Tuesday, December 1, 2009

Momma Would Be Proud

I come from a sweet potatoes family. The root vegetable was always part of our yearly crop. Mom cooked up hearty sweet potatoes dishes year round and sweet potato pies were the dessert of choice at Sunday dinners. My mom is actually known for her stringless pies back home. It's easy to see why I'm obsessed with these things. Whole Foods touts the vegetable as one of the world's healthiest foods. When prepared correctly, they are a relatively guiltless indulgence. Today, I fixed up me some Sweet Potato Minestrone Soup and Buttermilk Cornbread in mom's honor. Let me tell you, it was gooooodddddddddddd!!!!!!! This soup is supposed to get me through the final stretch--now until December 11th--but it might not last that long.

Sweet Potato Minestrone Soup

Buttermilk Cornbread

I tweaked the soup recipe by adding red chili pepper, cinnamon, bay leaves, cannellini beans, and seafood sausage. I also put my cooking class knowledge to good use and cut the carrots and celery brunoise style. I made the buttermilk cornbread as is and it was too sweet for my liking. However, it was perfectly moist with just the right amount of crunch. I will probably tweak the recipe by cutting the sugar in half and adding a handful of fresh corn kernels to the recipe. Both recipes will be going in my recipe book.

Sunday, November 15, 2009

Poached Persimmon

I love going to the market--Reading Terminal, check it out--and buying something completely random. On my last visit, I bought a persimmon. Back in the 'Sip, there was actually a wild persimmon tree across the road from our house. We never really ate the fruit but my mother did mention that they could be used to make jelly. In keeping with my goal of stepping outside my comfort zone, I decided it was time to give them a try.

I love eating poached fruit on my pancakes. So, I decided to use persimmon this morning. This is arguably the best poached fruit combination that I've had.


1 ripe persimmon
1/2 cup of water
1 teaspoon of butter
1 lime, juiced
1 tablespoon of brown sugar
1 heaping teaspoon ginger preserves
1/4 teaspoon cinnamon
1 tablespoon of dried cranberries


Stem and peel the persimmons, discard any seeds, and cut the persimmon into 8 wedges. In a saucepan combine the persimmons, water, butter, lime juice, brown sugar, ginger preserves, and cinnamon. Bring the liquid to a boil, stirring occasionally, and simmer the mixture, covered, for 15 minutes, or until the persimmons are tender. Add the cranberries when the fruit is almost done and serve immediately over hot pancakes. Alternatively this could be eaten chilled over ice cream, rice pudding, cake, or bread pudding.

Saturday, November 14, 2009

The Accidental Pescetarian

Today, I celebrate 2 years and 14 days as a pescetarian. The pescetarian diet excludes land animals and birds, but includes fish and shellfish in addition to fruits, vegetables, plants, legumes, nuts, grains, and eggs and dairy. I made this transition two years ago as an experiment. After witnessing the discipline of several college friends, I wanted to step outside of my comfort zone and experience life from a different angle. I also wanted to cut back in anticipation of my Thanksgiving binge. Surprisingly, this diet change brought about unanticipated changes in my health. Chronic body pains came to a halt. I felt lighter and more energized. I needed less sleep--I think this effect has worn off. I felt more alert. This happened all in a month's time. I was clearly on to sometime.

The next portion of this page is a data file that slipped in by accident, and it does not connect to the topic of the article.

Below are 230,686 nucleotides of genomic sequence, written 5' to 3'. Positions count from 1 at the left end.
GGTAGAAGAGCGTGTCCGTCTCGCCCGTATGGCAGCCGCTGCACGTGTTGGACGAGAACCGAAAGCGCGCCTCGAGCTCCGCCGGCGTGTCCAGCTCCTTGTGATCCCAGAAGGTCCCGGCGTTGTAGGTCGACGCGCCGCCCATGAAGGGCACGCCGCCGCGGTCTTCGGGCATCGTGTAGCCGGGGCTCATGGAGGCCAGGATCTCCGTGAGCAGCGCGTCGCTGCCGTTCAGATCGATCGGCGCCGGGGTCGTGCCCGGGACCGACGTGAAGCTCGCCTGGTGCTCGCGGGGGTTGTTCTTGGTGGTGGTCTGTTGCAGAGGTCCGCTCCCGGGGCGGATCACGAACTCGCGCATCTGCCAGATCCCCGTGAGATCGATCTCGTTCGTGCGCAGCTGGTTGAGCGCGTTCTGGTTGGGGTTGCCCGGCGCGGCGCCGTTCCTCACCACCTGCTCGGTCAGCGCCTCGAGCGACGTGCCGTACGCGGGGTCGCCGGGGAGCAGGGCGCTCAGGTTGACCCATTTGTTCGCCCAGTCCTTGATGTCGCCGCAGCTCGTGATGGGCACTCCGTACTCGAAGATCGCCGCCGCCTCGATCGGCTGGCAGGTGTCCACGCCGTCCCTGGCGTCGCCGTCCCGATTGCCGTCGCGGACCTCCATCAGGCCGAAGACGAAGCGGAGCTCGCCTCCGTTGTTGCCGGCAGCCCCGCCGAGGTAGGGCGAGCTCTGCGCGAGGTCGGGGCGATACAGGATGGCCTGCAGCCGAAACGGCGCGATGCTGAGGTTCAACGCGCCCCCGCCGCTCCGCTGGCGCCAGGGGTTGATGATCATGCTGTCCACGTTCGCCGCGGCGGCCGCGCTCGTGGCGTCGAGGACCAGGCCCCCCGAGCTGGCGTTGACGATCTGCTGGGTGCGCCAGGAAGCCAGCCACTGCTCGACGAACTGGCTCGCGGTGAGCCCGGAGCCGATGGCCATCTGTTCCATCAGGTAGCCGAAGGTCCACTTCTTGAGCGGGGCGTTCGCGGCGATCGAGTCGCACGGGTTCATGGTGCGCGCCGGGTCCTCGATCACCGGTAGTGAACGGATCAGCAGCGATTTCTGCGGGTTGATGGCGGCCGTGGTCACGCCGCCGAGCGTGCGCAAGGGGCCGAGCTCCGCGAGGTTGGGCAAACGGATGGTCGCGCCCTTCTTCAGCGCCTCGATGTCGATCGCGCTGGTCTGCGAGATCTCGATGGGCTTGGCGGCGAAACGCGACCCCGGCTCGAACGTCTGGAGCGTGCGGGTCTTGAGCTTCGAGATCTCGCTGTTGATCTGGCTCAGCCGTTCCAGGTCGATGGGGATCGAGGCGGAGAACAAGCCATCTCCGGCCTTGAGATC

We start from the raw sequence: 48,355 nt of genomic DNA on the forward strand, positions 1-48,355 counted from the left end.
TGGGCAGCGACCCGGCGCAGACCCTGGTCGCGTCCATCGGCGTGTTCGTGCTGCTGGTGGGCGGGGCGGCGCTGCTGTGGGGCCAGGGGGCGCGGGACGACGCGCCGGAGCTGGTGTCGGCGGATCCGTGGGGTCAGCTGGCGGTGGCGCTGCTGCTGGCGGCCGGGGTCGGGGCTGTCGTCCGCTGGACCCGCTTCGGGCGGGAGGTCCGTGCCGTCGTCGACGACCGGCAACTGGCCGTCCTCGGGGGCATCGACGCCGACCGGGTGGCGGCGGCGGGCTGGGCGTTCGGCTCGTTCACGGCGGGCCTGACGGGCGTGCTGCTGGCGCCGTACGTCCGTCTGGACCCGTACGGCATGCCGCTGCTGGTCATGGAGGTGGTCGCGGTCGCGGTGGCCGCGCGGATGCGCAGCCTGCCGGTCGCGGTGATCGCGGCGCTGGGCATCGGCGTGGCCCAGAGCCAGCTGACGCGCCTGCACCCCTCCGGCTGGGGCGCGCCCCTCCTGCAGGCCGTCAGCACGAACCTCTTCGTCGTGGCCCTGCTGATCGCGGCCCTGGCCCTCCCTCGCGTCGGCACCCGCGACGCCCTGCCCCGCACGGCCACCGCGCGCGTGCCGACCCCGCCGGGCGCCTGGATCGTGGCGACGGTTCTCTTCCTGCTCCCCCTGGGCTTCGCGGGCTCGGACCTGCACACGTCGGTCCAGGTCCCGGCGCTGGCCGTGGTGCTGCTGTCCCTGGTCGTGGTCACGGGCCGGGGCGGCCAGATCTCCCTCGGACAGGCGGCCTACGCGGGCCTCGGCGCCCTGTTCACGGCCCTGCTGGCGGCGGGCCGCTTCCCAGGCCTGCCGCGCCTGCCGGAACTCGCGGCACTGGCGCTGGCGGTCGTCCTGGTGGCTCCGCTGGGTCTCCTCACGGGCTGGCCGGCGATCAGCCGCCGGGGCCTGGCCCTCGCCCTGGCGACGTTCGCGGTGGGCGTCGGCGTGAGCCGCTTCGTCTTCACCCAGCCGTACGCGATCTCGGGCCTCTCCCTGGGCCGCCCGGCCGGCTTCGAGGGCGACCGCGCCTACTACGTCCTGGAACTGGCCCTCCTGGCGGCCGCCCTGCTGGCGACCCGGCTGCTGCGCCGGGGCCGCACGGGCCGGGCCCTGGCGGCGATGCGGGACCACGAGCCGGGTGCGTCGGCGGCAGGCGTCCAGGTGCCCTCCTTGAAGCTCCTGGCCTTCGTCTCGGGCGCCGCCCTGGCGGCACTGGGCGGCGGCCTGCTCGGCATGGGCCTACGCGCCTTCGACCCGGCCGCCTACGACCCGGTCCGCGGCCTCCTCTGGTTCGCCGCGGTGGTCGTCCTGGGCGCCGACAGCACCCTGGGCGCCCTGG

I was actually completely vegetarian during the first month. My goal was to make it to Thanksgiving. Well, I made it and found myself conflicted. I enjoyed the new health benefits of the diet, but at the same time, the Southerner in me was destined to pull me to the dark side to indulge in fried chicken, catfish, gumbo, ribs, barbeque pulled pork, bacon, crawfish, ham, and jambalaya. After all, we raised hogs back in the 'Sip. We made our own sausage, bacon, fatback meat, pork cracklins--darn good, I tell you--and souse meat. Hog maws--stomach of the pig--were actually one of my favorite delicacies for most of my life. Thus, I couldn't quite fathom sustaining myself on a completely vegetarian diet. Fish and shellfish became the perfect compromise as I'm completely obsessed with bottom feeders (i.e. catfish and crawfish).

The absolute greatest benefit of being pescetarian is that it forces me to be an adventurous eater and cook. This Thanksgiving, most Americans will be eating turkey and chicken and dressing--Northerners say stuffing. Stuffing is a blasphemous word at my house, though. The mere utterance of this word will cause my mother to snap her neck and give me the look of death.

Well, I'm American!
I grew up on turkey and chicken and dressing, too!
I want comfort this Thanksgiving!
I want to eat ancestral food!

Guess what? I will! In the past, I've made an Herbed Oyster Dressing that my teenage cousin begs me to make everytime I come home--he's a darn picky eater, too. And last year, my mom put me on to yellow squash dressing. This year, the clouds will part and light will shine from heaven when I integrate the recipes. For days, I've been dreaming of fresh herbs, stale French bread, cornbread, butternut squash, olives, walnuts, red onions, oysters, garlic, celery, vegetable stock, and mushrooms combined in a decadent dressing and garnished with the finest of cranberry sauces. Each bite gloriously washed down with a sip of mom's homemade muscadine wine--Rewind! Scratch the wine... a little wishful thinking, you know!

Where I'll spend Thanksgiving? I'm not exactly sure, yet. I have a couple options. I'll have food and dressing for sure. For that I am thankful!


Monday, November 9, 2009

Dining In With Brother Soulistic

Shrimp Potstickers. This is the only dish that wasn't completely homemade. I bought a package of Thai Shrimp Gyoza from Trader Joe's and cooked it up according to the directions on the package. For my personal touch, I made a sauce of equal parts sesame oil and soy sauce and finished off with a garnish of green onions and sesame seeds. This was today's lunch along with a side of Mashed Sweet Potatoes. Absolutely DELISH!